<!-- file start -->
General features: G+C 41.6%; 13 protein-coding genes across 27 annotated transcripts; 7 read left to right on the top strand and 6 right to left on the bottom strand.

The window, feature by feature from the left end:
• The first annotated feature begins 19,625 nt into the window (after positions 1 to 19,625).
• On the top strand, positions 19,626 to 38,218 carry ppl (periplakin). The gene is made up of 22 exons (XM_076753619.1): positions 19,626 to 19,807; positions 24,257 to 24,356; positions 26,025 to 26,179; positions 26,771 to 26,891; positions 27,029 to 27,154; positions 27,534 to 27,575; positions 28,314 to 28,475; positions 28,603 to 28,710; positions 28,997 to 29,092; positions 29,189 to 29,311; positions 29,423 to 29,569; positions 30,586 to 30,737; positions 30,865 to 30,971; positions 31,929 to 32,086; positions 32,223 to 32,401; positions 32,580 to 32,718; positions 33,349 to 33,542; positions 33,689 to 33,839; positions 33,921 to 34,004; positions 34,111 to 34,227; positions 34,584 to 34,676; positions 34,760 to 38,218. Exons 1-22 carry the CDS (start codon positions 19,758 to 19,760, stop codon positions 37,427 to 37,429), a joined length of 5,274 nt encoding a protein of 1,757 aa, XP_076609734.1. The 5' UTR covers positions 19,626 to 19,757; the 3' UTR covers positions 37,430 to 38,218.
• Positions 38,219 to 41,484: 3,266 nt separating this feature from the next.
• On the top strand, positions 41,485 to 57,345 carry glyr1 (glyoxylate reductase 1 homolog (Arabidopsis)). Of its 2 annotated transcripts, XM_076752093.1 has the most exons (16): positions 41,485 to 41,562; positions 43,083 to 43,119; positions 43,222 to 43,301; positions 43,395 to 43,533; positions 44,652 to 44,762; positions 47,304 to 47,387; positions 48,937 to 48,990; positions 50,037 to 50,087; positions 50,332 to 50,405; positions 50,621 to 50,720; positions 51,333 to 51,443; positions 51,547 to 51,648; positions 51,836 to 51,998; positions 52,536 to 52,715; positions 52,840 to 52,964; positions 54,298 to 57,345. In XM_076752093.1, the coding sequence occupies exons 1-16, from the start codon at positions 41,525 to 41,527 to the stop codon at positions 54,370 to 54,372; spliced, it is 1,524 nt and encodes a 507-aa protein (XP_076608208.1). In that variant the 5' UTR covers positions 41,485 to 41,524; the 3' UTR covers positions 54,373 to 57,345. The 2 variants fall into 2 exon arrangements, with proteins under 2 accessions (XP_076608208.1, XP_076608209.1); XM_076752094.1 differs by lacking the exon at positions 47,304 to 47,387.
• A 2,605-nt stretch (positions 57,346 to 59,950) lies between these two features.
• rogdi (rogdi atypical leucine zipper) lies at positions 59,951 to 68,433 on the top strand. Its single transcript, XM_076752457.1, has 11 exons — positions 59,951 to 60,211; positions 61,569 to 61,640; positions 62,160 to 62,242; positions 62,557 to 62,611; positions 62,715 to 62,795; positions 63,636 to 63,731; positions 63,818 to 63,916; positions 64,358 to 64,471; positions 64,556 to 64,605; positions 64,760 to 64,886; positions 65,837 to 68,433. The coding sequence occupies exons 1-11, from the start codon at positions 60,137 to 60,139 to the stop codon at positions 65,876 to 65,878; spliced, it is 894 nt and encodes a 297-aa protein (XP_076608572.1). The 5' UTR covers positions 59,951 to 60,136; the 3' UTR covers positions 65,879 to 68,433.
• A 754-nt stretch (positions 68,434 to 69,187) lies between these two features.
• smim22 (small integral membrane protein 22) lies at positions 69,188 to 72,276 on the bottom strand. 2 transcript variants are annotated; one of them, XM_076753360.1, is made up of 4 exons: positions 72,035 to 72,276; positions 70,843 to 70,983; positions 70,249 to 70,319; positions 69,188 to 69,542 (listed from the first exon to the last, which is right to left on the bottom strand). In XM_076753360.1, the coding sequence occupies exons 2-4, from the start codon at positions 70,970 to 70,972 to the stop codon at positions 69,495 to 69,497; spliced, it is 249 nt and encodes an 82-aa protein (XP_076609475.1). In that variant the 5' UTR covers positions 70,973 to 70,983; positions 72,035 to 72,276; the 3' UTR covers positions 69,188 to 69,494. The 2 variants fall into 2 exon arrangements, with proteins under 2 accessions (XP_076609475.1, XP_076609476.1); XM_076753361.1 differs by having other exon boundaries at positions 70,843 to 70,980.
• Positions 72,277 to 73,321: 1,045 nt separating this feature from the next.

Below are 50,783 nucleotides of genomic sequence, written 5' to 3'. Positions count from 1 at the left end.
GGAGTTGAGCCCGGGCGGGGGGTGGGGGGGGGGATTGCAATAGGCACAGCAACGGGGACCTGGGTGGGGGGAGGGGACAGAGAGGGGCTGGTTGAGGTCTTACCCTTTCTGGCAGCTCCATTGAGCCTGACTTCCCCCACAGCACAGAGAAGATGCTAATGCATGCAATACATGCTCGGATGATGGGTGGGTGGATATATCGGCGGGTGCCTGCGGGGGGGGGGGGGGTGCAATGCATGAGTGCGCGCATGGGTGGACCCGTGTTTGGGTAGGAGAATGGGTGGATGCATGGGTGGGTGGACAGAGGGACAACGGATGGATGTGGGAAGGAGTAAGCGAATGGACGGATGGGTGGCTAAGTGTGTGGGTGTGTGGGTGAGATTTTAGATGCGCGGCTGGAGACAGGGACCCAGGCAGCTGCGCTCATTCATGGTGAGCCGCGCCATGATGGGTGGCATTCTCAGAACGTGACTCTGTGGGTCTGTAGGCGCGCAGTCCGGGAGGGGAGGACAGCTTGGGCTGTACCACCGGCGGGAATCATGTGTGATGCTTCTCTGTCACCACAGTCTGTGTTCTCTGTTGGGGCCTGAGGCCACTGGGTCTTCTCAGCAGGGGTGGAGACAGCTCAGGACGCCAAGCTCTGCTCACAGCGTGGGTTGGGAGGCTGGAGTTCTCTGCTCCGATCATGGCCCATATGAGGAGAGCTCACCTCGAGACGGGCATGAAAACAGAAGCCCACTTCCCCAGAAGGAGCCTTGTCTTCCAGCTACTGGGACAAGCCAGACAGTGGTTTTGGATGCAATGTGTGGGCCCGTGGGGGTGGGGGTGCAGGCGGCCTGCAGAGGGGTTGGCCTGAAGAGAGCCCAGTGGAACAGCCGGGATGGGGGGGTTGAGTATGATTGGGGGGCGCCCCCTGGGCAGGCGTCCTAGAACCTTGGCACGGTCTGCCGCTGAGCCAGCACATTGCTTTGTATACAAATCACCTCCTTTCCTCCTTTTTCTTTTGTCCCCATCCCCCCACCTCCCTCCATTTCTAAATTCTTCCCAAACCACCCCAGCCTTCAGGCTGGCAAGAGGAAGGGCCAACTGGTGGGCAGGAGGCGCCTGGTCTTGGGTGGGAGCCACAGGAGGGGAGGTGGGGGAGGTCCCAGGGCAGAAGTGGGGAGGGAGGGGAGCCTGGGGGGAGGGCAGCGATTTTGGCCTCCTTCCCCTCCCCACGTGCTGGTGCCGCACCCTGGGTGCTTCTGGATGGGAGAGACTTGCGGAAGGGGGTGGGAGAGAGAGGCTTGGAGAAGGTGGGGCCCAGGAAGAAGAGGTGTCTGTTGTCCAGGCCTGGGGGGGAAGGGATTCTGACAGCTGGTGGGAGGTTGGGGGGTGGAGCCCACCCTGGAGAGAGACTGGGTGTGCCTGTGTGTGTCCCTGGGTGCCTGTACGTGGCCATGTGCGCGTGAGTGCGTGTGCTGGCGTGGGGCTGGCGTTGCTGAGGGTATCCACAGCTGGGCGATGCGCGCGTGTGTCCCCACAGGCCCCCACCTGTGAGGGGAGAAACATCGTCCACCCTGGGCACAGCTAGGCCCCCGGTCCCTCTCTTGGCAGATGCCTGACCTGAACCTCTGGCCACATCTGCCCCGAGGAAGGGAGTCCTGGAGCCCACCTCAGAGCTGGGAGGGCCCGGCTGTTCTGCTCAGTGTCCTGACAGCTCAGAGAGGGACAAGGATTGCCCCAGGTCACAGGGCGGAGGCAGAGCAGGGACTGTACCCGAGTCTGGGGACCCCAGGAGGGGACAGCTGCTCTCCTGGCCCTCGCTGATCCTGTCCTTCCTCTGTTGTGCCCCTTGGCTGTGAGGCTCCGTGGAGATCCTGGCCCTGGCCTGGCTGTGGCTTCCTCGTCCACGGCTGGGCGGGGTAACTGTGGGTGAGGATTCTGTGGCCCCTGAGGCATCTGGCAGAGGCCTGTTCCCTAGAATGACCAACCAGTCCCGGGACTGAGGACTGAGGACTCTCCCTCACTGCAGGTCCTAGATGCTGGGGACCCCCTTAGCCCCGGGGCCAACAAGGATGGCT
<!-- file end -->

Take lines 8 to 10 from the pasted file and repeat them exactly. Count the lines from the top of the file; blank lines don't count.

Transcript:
• rogdi (rogdi atypical leucine zipper) lies at positions 59,951 to 68,433 on the top strand. Its single transcript, XM_076752457.1, has 11 exons — positions 59,951 to 60,211; positions 61,569 to 61,640; positions 62,160 to 62,242; positions 62,557 to 62,611; positions 62,715 to 62,795; positions 63,636 to 63,731; positions 63,818 to 63,916; positions 64,358 to 64,471; positions 64,556 to 64,605; positions 64,760 to 64,886; positions 65,837 to 68,433. The coding sequence occupies exons 1-11, from the start codon at positions 60,137 to 60,139 to the stop codon at positions 65,876 to 65,878; spliced, it is 894 nt and encodes a 297-aa protein (XP_076608572.1). The 5' UTR covers positions 59,951 to 60,136; the 3' UTR covers positions 65,879 to 68,433.
• A 754-nt stretch (positions 68,434 to 69,187) lies between these two features.
• smim22 (small integral membrane protein 22) lies at positions 69,188 to 72,276 on the bottom strand. 2 transcript variants are annotated; one of them, XM_076753360.1, is made up of 4 exons: positions 72,035 to 72,276; positions 70,843 to 70,983; positions 70,249 to 70,319; positions 69,188 to 69,542 (listed from the first exon to the last, which is right to left on the bottom strand). In XM_076753360.1, the coding sequence occupies exons 2-4, from the start codon at positions 70,970 to 70,972 to the stop codon at positions 69,495 to 69,497; spliced, it is 249 nt and encodes an 82-aa protein (XP_076609475.1). In that variant the 5' UTR covers positions 70,973 to 70,983; positions 72,035 to 72,276; the 3' UTR covers positions 69,188 to 69,494. The 2 variants fall into 2 exon arrangements, with proteins under 2 accessions (XP_076609475.1, XP_076609476.1); XM_076753361.1 differs by having other exon boundaries at positions 70,843 to 70,980.